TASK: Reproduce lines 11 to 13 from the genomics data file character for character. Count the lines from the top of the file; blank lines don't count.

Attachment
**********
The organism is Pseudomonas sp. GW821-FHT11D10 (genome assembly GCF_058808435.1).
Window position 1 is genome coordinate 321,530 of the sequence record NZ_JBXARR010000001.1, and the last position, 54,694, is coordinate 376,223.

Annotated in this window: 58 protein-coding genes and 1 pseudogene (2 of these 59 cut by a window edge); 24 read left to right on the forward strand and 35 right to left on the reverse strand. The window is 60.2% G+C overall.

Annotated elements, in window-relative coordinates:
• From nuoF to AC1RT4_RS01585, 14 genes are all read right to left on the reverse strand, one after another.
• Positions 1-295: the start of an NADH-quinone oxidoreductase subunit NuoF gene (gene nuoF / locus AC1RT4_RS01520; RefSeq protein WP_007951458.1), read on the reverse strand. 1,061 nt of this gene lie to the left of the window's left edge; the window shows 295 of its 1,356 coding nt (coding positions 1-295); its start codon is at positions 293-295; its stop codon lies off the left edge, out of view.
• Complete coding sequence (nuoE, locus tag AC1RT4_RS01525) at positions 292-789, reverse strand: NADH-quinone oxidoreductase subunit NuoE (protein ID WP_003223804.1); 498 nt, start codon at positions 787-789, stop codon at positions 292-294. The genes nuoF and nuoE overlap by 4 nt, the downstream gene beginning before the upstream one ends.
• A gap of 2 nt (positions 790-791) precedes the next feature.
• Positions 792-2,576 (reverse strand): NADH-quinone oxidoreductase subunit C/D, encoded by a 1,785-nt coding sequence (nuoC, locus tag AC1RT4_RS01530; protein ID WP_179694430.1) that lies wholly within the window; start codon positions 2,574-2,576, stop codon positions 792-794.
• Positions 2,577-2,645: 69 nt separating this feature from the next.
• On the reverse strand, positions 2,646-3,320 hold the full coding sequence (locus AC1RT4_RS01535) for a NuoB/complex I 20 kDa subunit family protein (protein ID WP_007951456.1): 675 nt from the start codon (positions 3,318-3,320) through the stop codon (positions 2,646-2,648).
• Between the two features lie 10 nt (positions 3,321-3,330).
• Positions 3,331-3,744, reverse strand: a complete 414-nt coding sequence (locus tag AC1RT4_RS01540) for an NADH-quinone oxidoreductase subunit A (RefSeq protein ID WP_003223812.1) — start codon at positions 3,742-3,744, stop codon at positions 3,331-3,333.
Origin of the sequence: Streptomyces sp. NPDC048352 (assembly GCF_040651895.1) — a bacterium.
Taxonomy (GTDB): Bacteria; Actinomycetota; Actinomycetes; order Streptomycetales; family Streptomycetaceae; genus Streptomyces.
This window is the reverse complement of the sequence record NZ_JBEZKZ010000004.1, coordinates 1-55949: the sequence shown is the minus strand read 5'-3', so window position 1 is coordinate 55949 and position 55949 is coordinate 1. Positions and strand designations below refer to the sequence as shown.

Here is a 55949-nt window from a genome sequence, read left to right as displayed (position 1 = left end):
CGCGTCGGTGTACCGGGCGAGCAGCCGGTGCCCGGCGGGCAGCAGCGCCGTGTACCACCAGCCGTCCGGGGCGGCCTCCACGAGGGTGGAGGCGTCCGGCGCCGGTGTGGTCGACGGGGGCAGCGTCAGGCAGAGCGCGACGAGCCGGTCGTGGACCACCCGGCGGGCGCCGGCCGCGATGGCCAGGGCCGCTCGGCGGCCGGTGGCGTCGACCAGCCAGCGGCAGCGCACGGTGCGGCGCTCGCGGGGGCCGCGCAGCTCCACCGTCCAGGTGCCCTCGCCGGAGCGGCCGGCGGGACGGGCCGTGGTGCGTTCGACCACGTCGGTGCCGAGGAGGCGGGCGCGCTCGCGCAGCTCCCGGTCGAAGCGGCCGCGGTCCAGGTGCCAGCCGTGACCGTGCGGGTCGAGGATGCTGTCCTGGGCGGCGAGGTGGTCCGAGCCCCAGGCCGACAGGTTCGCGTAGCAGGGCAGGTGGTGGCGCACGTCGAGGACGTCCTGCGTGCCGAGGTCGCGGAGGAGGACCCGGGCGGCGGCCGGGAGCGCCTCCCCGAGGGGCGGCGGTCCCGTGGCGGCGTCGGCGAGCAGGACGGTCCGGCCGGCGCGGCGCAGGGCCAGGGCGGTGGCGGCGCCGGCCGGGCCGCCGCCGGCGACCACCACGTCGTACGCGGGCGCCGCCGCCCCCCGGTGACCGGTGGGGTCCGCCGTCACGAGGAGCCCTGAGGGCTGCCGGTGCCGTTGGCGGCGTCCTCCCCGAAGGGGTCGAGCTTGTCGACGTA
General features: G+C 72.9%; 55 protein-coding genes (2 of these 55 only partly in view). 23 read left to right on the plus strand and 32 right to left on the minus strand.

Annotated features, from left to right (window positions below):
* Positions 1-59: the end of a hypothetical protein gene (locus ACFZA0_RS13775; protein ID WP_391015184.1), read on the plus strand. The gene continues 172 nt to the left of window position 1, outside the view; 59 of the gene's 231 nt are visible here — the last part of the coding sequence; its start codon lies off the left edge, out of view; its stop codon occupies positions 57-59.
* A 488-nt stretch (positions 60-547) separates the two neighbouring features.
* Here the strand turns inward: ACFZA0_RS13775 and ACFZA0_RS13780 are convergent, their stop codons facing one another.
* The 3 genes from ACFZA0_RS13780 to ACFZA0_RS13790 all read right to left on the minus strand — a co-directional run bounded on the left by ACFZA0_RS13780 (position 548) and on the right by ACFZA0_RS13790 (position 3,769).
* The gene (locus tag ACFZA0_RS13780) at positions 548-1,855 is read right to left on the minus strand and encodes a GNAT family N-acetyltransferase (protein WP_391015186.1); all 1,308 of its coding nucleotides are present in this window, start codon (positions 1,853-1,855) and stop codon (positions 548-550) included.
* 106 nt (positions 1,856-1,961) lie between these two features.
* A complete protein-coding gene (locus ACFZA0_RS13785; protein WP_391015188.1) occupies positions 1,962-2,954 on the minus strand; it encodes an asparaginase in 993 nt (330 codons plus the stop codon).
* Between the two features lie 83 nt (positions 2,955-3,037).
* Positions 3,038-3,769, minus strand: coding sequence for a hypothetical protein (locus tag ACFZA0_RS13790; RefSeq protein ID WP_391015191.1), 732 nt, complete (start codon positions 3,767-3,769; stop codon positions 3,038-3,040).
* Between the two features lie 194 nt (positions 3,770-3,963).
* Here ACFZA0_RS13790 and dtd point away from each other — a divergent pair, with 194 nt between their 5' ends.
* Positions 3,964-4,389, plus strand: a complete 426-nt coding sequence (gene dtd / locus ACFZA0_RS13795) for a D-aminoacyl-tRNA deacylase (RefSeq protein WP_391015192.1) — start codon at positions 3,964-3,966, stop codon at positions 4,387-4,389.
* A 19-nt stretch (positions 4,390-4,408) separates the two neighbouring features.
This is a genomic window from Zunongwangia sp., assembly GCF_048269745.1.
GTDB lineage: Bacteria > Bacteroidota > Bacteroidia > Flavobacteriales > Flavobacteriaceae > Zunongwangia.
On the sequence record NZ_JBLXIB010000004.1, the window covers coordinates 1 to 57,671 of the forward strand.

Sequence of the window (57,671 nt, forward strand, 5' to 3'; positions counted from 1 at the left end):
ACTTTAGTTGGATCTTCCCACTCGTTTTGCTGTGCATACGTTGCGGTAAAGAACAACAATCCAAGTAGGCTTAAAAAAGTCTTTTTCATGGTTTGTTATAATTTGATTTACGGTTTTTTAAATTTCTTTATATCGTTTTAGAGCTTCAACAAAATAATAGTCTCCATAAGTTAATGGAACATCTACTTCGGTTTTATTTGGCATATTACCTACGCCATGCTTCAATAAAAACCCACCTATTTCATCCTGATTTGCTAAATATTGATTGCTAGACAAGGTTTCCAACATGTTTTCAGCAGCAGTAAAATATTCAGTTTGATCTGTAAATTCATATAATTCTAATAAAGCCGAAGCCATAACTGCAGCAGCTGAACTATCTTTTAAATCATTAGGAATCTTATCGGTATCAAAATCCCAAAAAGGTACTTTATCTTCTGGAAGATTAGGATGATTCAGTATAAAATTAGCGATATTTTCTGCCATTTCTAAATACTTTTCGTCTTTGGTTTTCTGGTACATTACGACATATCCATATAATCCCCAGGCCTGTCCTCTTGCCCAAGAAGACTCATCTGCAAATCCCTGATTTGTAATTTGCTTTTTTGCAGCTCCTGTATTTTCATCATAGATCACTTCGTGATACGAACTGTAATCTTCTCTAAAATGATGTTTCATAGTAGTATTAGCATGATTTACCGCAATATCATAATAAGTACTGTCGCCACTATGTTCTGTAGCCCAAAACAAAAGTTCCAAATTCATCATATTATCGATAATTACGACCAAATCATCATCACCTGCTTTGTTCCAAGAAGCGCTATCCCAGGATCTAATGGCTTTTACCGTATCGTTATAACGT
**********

• On the reverse strand, positions 2,646-3,320 hold the full coding sequence (locus AC1RT4_RS01535) for a NuoB/complex I 20 kDa subunit family protein (protein ID WP_007951456.1): 675 nt from the start codon (positions 3,318-3,320) through the stop codon (positions 2,646-2,648).
• Between the two features lie 10 nt (positions 3,321-3,330).
• Positions 3,331-3,744, reverse strand: a complete 414-nt coding sequence (locus tag AC1RT4_RS01540) for an NADH-quinone oxidoreductase subunit A (RefSeq protein ID WP_003223812.1) — start codon at positions 3,742-3,744, stop codon at positions 3,331-3,333.